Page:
This is the option name, e.g. "-verbose" or "-some_value".  For most option
types, this is simply an option prefix followed by text; for boolean
options, however, it can be a little more complicated.  (The exact rules
are discussed under L<"OPTION TYPES">.)  And yes, even though you tell
Getopt::Tabular the valid option prefixes, you still have to put one onto
the option names in the table.

=item type

The option type decides what action will be taken when this option is seen
on the command line, and (if applicable) what sort of values will be
accepted for this option.  There are three broad classes of types: those
that imply copying data from the command line into some variable in the
caller's space; those that imply copying constant data into the caller's
space without taking any more arguments from the command line; and those
that imply some other action to be taken.  The available option types are
covered in greater detail below (see L<OPTION TYPES>), but briefly:
C<string>, C<integer>, and C<float> all imply copying values from the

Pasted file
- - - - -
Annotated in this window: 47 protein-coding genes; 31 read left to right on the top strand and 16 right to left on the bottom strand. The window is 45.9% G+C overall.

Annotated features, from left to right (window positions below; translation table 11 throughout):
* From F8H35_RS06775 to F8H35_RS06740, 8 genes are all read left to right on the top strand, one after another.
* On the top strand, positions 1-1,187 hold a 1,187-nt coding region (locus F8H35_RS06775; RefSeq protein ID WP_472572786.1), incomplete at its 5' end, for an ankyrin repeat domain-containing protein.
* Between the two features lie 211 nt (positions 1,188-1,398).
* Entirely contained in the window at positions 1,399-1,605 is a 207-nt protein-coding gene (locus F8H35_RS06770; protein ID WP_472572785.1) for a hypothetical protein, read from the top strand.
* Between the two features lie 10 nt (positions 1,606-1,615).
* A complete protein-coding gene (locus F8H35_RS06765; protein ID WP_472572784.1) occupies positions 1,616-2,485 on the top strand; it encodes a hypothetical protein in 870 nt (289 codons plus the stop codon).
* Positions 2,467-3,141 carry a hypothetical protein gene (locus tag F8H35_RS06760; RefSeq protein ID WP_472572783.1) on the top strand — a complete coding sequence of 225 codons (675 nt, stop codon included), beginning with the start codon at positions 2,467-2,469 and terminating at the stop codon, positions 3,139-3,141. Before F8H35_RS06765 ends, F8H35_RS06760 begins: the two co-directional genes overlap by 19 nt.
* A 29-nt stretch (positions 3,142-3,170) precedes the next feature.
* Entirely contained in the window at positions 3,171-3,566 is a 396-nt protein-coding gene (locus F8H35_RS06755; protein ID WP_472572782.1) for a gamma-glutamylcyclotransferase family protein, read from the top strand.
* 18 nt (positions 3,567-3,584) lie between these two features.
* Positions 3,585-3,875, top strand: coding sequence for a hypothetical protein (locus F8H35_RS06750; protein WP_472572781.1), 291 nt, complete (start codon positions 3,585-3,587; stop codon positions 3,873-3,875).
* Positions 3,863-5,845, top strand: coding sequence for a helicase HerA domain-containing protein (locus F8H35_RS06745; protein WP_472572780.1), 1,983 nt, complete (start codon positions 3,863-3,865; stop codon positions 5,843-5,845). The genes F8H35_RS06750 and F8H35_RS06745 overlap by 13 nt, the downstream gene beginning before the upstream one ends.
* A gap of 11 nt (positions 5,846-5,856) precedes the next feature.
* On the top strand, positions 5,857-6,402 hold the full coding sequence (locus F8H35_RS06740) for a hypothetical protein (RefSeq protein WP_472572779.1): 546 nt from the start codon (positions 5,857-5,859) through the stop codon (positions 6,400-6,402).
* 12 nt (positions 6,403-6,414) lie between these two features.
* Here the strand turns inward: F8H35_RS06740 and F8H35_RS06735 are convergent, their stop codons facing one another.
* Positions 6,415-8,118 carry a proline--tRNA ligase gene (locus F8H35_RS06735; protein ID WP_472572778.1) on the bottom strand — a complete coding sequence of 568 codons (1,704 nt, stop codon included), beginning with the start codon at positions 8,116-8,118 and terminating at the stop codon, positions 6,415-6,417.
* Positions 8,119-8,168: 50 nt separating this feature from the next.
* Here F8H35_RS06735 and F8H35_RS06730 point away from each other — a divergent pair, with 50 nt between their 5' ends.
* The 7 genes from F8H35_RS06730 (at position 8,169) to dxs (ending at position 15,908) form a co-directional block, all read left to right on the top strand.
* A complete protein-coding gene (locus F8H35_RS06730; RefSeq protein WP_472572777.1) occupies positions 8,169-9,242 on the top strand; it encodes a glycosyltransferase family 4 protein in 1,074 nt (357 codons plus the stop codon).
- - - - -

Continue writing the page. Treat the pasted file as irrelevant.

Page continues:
command line to a variable; C<constant>, C<boolean>, C<copy>,
C<arrayconst>, and C<hashconst> all imply copying some pre-defined data
into a variable; C<call> and C<eval> allow the execution of some arbitrary
subroutine or chunk of code; and C<help> options will cause C<GetOptions>
to print out all available help text and return 0.

=item num_values

for C<string>, C<integer>, and C<float> options, this determines whether
the option is a scalar (B<num_values> = 1) or vector (B<num_values> > 1)
option.  (Note that whether the option is scalar- or vector-valued has an
important influence on what you must supply in the B<option_data> field!)
For C<constant>, C<copy>, C<arrayconst>, and C<hashconst> option types,
B<num_values> is a bit of a misnomer: it actually contains the value (or a
reference to it, if array or hash) to be copied when the option is
encountered.  For C<call> options, B<num_values> can be used to supply
extra arguments to the called subroutine.  In any case, though, you can
think of B<num_values> as an input value.  For C<boolean> and C<eval>